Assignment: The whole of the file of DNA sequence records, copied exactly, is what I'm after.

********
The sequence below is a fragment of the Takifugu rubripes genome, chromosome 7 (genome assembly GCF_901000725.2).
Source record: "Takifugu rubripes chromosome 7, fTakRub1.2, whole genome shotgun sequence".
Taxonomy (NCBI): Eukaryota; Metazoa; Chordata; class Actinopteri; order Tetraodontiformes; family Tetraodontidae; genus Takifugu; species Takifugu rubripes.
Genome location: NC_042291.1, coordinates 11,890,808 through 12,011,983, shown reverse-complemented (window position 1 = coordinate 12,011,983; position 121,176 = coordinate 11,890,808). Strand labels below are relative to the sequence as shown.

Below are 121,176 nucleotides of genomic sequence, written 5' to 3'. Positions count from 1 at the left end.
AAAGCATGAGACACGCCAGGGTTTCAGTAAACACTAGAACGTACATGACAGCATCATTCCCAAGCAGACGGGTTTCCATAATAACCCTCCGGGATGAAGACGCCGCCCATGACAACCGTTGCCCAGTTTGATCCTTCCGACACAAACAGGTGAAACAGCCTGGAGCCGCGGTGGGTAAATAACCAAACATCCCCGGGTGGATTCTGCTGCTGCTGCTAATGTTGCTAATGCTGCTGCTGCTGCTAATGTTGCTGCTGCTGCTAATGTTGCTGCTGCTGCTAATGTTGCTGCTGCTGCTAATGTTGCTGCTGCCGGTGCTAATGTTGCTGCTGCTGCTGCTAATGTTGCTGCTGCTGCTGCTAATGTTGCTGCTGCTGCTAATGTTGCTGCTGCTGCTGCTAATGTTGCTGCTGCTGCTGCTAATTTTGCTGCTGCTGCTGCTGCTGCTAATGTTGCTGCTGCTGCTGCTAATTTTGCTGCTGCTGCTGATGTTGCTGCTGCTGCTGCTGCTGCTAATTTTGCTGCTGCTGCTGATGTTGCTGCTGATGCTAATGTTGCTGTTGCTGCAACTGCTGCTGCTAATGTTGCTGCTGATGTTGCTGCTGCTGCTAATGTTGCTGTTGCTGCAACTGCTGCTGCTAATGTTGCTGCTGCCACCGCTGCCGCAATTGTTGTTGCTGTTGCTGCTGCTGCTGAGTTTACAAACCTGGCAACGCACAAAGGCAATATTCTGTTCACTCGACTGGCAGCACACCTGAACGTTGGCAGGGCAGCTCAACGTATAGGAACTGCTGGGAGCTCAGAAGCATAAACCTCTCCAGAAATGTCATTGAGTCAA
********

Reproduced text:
The sequence below is a fragment of the Takifugu rubripes genome, chromosome 7 (genome assembly GCF_901000725.2).
Source record: "Takifugu rubripes chromosome 7, fTakRub1.2, whole genome shotgun sequence".
Taxonomy (NCBI): Eukaryota; Metazoa; Chordata; class Actinopteri; order Tetraodontiformes; family Tetraodontidae; genus Takifugu; species Takifugu rubripes.
Genome location: NC_042291.1, coordinates 11,890,808 through 12,011,983, shown reverse-complemented (window position 1 = coordinate 12,011,983; position 121,176 = coordinate 11,890,808). Strand labels below are relative to the sequence as shown.

Below are 121,176 nucleotides of genomic sequence, written 5' to 3'. Positions count from 1 at the left end.
AAAGCATGAGACACGCCAGGGTTTCAGTAAACACTAGAACGTACATGACAGCATCATTCCCAAGCAGACGGGTTTCCATAATAACCCTCCGGGATGAAGACGCCGCCCATGACAACCGTTGCCCAGTTTGATCCTTCCGACACAAACAGGTGAAACAGCCTGGAGCCGCGGTGGGTAAATAACCAAACATCCCCGGGTGGATTCTGCTGCTGCTGCTAATGTTGCTAATGCTGCTGCTGCTGCTAATGTTGCTGCTGCTGCTAATGTTGCTGCTGCTGCTAATGTTGCTGCTGCTGCTAATGTTGCTGCTGCCGGTGCTAATGTTGCTGCTGCTGCTGCTAATGTTGCTGCTGCTGCTGCTAATGTTGCTGCTGCTGCTAATGTTGCTGCTGCTGCTGCTAATGTTGCTGCTGCTGCTGCTAATTTTGCTGCTGCTGCTGCTGCTGCTAATGTTGCTGCTGCTGCTGCTAATTTTGCTGCTGCTGCTGATGTTGCTGCTGCTGCTGCTGCTGCTAATTTTGCTGCTGCTGCTGATGTTGCTGCTGATGCTAATGTTGCTGTTGCTGCAACTGCTGCTGCTAATGTTGCTGCTGATGTTGCTGCTGCTGCTAATGTTGCTGTTGCTGCAACTGCTGCTGCTAATGTTGCTGCTGCCACCGCTGCCGCAATTGTTGTTGCTGTTGCTGCTGCTGCTGAGTTTACAAACCTGGCAACGCACAAAGGCAATATTCTGTTCACTCGACTGGCAGCACACCTGAACGTTGGCAGGGCAGCTCAACGTATAGGAACTGCTGGGAGCTCAGAAGCATAAACCTCTCCAGAAATGTCATTGAGTCAA